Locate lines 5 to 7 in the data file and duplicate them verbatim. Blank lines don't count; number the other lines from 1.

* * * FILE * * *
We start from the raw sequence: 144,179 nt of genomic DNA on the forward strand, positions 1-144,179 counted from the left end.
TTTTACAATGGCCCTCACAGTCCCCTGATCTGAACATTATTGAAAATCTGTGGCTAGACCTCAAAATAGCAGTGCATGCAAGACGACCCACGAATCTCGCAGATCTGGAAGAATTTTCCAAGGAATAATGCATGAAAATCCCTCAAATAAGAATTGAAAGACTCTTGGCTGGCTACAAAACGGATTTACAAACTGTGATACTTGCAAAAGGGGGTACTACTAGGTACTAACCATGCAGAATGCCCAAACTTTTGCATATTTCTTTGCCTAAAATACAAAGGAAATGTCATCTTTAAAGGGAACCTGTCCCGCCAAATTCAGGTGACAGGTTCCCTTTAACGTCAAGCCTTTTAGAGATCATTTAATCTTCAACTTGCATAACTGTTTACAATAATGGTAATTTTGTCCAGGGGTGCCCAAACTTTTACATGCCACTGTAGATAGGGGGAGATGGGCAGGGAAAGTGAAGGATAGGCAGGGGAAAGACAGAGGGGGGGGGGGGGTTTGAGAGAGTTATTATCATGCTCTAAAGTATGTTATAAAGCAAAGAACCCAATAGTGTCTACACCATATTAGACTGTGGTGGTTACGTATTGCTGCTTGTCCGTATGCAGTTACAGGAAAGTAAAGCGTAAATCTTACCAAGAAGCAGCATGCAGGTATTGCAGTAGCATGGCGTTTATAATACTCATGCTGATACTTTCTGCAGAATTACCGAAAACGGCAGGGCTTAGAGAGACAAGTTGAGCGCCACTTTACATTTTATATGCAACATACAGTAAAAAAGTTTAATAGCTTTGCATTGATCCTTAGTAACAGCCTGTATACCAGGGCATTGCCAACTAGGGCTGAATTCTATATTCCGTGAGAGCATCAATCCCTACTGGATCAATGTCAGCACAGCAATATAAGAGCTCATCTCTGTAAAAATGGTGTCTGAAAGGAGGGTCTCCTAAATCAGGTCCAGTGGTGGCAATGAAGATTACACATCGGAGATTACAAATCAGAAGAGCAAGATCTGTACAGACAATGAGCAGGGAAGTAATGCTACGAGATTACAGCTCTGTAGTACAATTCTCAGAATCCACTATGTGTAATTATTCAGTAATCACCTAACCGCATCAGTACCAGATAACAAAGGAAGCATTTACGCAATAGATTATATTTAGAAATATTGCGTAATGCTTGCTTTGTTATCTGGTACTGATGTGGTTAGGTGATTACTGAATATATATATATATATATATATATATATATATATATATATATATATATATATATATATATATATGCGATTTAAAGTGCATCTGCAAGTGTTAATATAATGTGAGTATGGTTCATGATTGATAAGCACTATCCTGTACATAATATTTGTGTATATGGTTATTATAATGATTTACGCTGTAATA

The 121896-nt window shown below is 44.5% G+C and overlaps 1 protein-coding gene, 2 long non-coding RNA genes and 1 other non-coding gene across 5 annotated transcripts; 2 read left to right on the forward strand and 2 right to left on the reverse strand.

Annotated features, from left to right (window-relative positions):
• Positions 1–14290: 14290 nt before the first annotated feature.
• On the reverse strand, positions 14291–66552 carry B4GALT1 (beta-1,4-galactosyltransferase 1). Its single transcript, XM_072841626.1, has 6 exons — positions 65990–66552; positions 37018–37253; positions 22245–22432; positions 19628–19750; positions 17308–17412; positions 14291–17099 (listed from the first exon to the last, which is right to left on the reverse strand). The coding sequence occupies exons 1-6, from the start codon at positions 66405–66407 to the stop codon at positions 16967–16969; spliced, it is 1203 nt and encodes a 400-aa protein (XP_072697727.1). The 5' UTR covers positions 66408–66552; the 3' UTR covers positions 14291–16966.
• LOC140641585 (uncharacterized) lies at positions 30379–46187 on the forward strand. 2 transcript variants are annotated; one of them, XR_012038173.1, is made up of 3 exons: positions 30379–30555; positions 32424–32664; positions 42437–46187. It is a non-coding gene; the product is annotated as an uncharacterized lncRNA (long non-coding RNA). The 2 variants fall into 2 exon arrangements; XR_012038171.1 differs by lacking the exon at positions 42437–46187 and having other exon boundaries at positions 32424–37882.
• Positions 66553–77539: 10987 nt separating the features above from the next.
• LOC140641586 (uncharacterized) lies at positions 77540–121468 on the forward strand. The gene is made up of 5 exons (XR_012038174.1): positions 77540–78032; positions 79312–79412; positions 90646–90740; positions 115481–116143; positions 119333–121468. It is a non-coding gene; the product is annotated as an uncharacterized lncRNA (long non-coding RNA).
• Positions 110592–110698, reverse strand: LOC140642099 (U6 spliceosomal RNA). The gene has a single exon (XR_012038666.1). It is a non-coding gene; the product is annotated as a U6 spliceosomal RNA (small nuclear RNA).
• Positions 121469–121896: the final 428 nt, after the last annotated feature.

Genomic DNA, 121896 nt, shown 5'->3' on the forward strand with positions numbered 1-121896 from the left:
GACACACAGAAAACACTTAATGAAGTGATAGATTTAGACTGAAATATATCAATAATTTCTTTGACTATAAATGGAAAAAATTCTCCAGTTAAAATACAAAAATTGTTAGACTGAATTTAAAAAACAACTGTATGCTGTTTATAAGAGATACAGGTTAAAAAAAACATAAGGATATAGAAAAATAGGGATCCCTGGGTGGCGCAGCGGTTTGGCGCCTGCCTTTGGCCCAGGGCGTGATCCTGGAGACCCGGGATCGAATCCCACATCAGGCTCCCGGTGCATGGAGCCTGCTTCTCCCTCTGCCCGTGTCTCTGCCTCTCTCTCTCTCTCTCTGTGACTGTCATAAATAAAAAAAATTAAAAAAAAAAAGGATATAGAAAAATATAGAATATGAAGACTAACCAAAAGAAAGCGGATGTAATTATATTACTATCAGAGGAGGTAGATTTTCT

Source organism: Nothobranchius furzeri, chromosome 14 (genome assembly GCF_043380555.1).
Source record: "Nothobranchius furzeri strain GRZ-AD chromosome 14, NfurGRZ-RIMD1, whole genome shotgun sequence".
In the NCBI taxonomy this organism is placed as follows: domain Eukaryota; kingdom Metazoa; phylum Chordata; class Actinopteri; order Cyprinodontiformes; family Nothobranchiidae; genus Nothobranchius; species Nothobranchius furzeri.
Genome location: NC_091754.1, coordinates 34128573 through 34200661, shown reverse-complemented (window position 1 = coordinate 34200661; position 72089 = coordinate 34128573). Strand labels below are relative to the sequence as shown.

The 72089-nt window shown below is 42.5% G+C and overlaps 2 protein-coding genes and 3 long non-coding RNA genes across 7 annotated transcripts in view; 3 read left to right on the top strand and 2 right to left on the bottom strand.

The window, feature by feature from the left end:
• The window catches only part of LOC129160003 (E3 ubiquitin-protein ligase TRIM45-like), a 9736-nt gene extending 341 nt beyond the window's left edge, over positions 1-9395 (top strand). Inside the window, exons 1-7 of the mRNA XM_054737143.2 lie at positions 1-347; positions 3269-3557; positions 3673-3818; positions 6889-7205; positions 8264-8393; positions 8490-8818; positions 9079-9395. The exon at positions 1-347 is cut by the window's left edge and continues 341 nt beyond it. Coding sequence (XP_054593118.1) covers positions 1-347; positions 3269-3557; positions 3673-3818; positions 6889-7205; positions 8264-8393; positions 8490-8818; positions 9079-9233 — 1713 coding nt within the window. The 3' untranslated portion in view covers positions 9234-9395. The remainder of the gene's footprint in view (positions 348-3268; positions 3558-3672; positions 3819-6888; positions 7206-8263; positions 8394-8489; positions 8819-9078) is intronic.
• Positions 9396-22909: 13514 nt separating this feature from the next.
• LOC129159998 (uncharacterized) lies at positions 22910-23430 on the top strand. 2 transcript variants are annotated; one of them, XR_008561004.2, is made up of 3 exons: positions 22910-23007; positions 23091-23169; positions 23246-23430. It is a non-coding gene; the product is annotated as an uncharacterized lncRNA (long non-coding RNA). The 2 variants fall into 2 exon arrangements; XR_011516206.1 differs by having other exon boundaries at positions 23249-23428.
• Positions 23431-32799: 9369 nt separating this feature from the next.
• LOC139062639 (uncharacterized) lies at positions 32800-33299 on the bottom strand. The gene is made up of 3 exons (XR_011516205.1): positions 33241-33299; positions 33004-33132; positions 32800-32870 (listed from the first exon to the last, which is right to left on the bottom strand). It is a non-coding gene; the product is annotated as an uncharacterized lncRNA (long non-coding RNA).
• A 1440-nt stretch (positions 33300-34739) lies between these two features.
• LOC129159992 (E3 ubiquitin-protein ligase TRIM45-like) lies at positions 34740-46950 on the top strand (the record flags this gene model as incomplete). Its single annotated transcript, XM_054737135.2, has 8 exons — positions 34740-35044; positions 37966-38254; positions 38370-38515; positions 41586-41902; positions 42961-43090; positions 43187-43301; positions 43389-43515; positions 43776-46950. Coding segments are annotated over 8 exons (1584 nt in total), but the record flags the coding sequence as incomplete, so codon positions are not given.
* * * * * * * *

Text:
• Positions 1–14290: 14290 nt before the first annotated feature.
• On the reverse strand, positions 14291–66552 carry B4GALT1 (beta-1,4-galactosyltransferase 1). Its single transcript, XM_072841626.1, has 6 exons — positions 65990–66552; positions 37018–37253; positions 22245–22432; positions 19628–19750; positions 17308–17412; positions 14291–17099 (listed from the first exon to the last, which is right to left on the reverse strand). The coding sequence occupies exons 1-6, from the start codon at positions 66405–66407 to the stop codon at positions 16967–16969; spliced, it is 1203 nt and encodes a 400-aa protein (XP_072697727.1). The 5' UTR covers positions 66408–66552; the 3' UTR covers positions 14291–16966.
• LOC140641585 (uncharacterized) lies at positions 30379–46187 on the forward strand. 2 transcript variants are annotated; one of them, XR_012038173.1, is made up of 3 exons: positions 30379–30555; positions 32424–32664; positions 42437–46187. It is a non-coding gene; the product is annotated as an uncharacterized lncRNA (long non-coding RNA). The 2 variants fall into 2 exon arrangements; XR_012038171.1 differs by lacking the exon at positions 42437–46187 and having other exon boundaries at positions 32424–37882.